3D printing can produce structures which are inherently impossible to produce with current technologies (hand sculpting, molding and casting). That's its main advantage. The question is, how do we take advantage of these properties to its full extent?
Enter Voronoi cells. These are statistical diagrams that are used in meteorology and physics, but also produce 2D and 3D structures that closely mimic nature. Compare multi-cellular seacreatures like Radiolaria and Voronoi cell diagrams below.
It gets better. Some recent Grad work by Eva Friedrich has used voronoi cells to find optimal structure formats to resist deformation of force on a simpler structure. To quoteth:
"It appears that a strength of the Voronoi diagram lies in the potential to produce interesting and unexpected structures which exhibit statically efficient system behaviour. Certain topologies which have emerged during the optimisation process apparently allow for ‘synergy’ effects of coordinated interactions of tear and pressure forces."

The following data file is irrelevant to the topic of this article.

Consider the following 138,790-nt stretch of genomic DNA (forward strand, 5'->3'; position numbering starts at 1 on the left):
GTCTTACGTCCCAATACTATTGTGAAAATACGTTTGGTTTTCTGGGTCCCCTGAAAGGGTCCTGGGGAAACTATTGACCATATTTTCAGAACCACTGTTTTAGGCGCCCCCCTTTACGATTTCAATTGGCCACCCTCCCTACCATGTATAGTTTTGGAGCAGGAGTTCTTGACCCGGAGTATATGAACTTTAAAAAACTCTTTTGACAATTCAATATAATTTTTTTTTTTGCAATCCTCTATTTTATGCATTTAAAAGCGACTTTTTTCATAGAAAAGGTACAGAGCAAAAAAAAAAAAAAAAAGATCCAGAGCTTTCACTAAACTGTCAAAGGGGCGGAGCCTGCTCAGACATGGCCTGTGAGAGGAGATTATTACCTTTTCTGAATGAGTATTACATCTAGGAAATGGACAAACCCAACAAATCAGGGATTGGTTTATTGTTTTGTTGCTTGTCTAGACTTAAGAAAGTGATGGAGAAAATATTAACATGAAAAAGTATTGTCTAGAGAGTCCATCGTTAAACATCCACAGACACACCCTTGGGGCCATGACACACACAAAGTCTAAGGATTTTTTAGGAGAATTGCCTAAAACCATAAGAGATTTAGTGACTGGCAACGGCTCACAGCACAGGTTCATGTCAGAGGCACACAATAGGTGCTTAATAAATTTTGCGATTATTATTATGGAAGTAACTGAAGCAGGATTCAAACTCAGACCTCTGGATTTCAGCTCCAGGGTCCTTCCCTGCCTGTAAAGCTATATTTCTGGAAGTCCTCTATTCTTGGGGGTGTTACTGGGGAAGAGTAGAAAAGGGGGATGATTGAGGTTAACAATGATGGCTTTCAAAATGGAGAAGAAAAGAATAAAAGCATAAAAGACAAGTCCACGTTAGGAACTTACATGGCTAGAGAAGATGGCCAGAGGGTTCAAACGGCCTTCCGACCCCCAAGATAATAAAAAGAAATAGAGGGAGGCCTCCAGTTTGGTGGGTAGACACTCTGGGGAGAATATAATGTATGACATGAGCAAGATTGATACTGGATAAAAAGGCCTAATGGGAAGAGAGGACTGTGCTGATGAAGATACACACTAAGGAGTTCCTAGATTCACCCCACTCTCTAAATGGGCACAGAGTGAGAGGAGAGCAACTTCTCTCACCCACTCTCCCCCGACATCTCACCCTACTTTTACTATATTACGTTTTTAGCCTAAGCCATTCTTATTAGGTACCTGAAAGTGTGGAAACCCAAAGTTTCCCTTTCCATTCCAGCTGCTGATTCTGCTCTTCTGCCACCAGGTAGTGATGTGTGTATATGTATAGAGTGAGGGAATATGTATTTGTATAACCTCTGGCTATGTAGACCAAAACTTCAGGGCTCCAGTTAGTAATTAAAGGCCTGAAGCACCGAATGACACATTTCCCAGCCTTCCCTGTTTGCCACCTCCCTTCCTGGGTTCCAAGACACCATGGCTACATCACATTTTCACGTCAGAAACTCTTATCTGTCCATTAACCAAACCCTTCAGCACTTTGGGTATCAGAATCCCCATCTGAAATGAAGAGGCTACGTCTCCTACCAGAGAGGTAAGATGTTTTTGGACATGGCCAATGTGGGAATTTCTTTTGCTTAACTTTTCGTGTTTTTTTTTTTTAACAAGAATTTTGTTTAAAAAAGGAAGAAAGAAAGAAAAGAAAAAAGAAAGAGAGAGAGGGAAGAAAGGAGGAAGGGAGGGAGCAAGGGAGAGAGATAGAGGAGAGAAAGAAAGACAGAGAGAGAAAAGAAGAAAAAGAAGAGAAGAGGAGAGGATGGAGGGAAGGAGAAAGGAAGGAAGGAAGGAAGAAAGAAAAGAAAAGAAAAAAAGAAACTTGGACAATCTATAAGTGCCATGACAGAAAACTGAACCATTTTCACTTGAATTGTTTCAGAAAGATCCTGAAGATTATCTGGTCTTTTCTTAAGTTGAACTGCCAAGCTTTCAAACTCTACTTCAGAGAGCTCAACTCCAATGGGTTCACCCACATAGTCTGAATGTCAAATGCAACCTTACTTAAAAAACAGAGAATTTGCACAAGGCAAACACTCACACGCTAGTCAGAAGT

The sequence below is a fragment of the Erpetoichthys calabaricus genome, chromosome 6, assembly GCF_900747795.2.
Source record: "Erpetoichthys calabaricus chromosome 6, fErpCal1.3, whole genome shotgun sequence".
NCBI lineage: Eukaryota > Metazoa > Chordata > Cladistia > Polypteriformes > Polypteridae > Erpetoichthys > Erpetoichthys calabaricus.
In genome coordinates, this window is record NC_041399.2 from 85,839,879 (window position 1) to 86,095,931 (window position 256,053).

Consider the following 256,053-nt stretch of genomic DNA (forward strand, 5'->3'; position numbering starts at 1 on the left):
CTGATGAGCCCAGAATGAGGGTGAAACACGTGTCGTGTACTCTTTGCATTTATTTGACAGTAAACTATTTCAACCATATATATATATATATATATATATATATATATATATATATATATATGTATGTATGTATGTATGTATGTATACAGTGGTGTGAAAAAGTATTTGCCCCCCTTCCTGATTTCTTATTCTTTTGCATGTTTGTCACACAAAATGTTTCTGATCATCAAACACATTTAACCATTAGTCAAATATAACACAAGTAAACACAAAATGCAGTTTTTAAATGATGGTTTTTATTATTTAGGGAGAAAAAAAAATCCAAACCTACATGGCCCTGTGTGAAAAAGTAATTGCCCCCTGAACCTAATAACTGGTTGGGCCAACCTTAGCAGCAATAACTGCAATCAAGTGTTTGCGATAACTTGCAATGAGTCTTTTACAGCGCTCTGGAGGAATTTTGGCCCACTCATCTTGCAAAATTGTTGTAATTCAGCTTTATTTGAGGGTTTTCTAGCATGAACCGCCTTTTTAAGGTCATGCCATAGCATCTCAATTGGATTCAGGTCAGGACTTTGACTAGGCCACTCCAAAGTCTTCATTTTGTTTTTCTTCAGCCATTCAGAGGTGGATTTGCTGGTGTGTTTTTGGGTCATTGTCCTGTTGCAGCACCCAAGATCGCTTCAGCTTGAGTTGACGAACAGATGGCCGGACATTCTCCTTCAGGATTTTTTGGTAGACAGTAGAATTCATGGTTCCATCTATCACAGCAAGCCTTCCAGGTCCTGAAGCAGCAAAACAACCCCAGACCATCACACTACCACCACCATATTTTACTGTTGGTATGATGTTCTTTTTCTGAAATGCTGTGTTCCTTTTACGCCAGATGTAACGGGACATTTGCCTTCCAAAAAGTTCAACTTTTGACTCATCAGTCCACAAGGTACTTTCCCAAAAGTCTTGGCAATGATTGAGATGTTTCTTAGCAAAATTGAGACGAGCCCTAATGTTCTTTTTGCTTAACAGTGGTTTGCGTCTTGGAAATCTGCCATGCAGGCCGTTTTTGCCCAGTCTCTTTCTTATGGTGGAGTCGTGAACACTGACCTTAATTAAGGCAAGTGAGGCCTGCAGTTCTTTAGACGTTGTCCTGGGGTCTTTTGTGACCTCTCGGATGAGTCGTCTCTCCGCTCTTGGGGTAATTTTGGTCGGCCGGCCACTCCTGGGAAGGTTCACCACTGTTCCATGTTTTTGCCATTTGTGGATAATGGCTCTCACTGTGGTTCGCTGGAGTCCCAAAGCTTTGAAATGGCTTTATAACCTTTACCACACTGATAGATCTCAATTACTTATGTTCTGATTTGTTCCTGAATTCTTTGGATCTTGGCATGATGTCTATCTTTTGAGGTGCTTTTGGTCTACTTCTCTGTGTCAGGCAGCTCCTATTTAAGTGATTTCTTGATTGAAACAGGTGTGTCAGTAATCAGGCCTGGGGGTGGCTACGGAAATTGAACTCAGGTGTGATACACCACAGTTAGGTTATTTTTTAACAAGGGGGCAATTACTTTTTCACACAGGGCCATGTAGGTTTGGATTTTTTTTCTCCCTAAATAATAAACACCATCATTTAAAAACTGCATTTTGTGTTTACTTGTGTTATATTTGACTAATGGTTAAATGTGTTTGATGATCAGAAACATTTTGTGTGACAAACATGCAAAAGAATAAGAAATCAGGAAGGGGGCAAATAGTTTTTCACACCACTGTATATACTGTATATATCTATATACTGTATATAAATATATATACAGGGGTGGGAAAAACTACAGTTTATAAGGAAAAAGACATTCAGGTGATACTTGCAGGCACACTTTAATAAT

The take-away is pretty simple. It is possible to retune conventional structures and make them more organic and well as stronger. Along with 3D printing, it is possible to realize them in unheard manners.
There is a catch of course - the results can be ugly.
"....optimised structures generated with this technique, although performing better than the original structure, look irregular and random, with considerable distortion of the geometry of the structure."
If you look at the top left corner there's a picture of the first printed building by the Dshape - the Radiolaria. Now we have a mathematical way of recreating straight lines and mimicking nature without stealing all the blueprints - true inspiration!